Posted on May 27, 2020
It is important that children are successful in both learning new skills and in getting along with their peers in order to build healthy self-esteem. Each of these tasks can be quite challenging for children exhibiting the symptoms classified as ADHD (inattention, impulsivity and hyperactivity). There is a lot of concern about ADD and ADHD in children and many parents are considering whether it is appropriate to medicate their children who display ADHD symptoms. It is important that your child be properly evaluated and supported.
Definition: ADHD has been defined as the presence of 6 or more symptoms of inattention and/or hyperactivity and impulsivity. The symptoms must have been present for at least 6 months and must lead to significant impairment of function in at least two settings (i.e. school, work, home).
Diagnosis: If it has been suggested, or you suspect, that your child has ADD/ADHD, then a proper evaluation by a professional is essential. Many other conditions can cause the same symptoms. Some of these include learning disabilities, sensory deficiencies, medication side effects, hyperthyroidism, malnutrition, psychiatric disorders, and giftedness (to name just a few). Many educators, doctors and sociologists are concerned that the major factors contributing to the increasing frequency of this “disorder” may be the result of our changing educational system, family structures, and many other aspects of our culture. This view holds that the challenge to be addressed is not necessarily within the child, but within the social and educational system where the child is exhibiting these behaviors.
Causes: If no other organic or psychiatric cause can be found to explain your child’s symptoms, and the symptoms are persisting and negatively effecting your child or the people around him/her, then there is still some detective work to do. There are many other causes for this group of symptoms. I have found in my practice that digestive and nutritional issues are often intimately linked with behavioral changes in children (and adults!). For some people there is a simple link between a particular food and ADHD.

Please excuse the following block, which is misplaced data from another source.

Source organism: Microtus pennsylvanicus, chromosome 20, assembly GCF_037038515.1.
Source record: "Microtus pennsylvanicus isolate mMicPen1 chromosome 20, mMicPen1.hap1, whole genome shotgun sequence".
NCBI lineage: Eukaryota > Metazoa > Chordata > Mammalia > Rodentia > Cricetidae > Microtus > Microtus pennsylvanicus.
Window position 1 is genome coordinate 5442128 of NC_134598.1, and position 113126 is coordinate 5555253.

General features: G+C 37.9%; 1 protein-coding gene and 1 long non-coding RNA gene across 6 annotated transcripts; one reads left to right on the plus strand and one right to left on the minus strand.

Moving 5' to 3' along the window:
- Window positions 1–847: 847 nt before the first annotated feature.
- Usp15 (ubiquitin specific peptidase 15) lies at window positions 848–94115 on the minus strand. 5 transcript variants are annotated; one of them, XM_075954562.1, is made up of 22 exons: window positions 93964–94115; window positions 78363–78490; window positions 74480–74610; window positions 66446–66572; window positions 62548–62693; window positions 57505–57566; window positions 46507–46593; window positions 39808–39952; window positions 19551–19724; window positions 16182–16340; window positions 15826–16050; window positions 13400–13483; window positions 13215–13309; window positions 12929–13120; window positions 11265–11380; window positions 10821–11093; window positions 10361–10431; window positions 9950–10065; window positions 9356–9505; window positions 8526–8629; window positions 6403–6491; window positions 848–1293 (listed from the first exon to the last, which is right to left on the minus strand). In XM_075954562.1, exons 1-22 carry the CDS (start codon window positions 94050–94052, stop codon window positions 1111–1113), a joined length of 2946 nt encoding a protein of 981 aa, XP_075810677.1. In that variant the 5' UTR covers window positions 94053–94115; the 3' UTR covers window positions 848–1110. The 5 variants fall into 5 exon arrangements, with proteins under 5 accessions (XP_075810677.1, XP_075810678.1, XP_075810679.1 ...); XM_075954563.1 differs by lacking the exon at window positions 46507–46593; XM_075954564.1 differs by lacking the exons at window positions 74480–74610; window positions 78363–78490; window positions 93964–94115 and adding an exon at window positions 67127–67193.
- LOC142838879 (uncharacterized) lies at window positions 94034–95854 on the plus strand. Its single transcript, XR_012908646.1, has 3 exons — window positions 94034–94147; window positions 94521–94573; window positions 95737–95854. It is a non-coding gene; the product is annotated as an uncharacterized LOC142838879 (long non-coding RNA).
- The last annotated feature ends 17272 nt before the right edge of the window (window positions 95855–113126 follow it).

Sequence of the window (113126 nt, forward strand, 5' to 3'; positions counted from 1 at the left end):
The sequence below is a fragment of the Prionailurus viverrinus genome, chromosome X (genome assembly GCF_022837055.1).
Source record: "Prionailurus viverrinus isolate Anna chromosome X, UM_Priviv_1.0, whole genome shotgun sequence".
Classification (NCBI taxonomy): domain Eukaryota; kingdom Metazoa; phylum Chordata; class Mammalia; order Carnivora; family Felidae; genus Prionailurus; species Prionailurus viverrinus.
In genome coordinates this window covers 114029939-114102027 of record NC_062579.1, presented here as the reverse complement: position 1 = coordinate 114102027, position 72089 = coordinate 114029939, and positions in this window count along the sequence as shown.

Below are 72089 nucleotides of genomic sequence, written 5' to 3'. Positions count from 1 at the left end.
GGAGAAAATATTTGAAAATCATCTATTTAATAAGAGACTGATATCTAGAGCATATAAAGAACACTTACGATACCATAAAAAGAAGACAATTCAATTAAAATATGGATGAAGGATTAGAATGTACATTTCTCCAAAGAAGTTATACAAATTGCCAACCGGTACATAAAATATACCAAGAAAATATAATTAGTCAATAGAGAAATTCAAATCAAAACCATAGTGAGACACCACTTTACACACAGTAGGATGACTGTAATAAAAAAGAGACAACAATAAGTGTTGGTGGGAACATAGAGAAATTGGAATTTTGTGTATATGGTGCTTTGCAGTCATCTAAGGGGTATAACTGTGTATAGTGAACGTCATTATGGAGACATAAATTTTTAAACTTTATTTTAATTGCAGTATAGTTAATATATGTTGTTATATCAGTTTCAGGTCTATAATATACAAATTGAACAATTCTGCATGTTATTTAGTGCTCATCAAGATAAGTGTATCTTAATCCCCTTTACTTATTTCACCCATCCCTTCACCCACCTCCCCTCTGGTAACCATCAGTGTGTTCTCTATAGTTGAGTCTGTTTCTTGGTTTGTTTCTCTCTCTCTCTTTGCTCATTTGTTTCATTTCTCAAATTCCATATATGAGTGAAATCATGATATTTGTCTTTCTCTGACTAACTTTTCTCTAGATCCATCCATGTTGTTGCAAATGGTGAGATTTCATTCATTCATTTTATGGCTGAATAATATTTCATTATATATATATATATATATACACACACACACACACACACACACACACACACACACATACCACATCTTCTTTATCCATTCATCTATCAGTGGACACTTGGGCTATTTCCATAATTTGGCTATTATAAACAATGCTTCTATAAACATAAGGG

Environmental influences also play a key role in many cases. These influences include television viewing, exposure to toxins, and stress. Finally, there are cultural issues that play a role. Cultural issues can be the toughest to address, but, in my experience, often have the greatest influence upon the child’s behavior. These include the school’s/teacher’s educational approach, parenting styles, family structure/environment, and societal expectations regarding productivity and leisure.
Solutions: I have found that a three-pronged approach gives families the greatest number of tools to use and is easily understood. The three areas to address have been mentioned above but we will go into more detail here.
These and other issues can be addressed with a professional, but it is best to get community support wherever possible. It is important to share your concerns and raise awareness with other parents at your child’s school. Other parents and a variety of classes for parents can also be a support for new parenting strategies. “A misbehaving child is a discouraged child.” Classes like Positive Discipline (and other Adlerian based parenting classes) can provide parents with tools that help them identify their child’s unmet needs and teach socially appropriate ways to get those needs met. Finally, though we may see the need, for both our children and ourselves, simplifying our lives can be quite challenging because our society positively rewards increased productivity over more leisure time with family. Making a commitment to spending a special time every day with each of our children is just one of many positive activities that can help in promoting peace, cooperation, and self-esteem.
Conclusion: Obviously, many issues could be affecting your child’s behavior. My belief is that the rising prevalence of ADHD in our society is a warning to look at our priorities as a society and as individuals. Our children are sensitive to their environment (biologically, culturally and spiritually). We can learn much by carefully observing them and addressing their needs appropriately. But we have to be willing to objectively examine our routines and unwritten, cultural values to see whether they serve or obstruct our children’s development into confident, compassionate and happy people. The well-being of our children is far more important than maintaining current cultural standards for convenience, pace, and “efficiency.”
Michael Byrne, ND (Doctor of Naturopathy), has a naturopathic practice in Seattle, Washington Washington and is also a Licensed Mental Health Counselor. This document is Copyrighted© 2009 by CounselingSeattle LLC, and may not be reproduced, in whole or in part without crediting the author, source and site name. All rights reserved.
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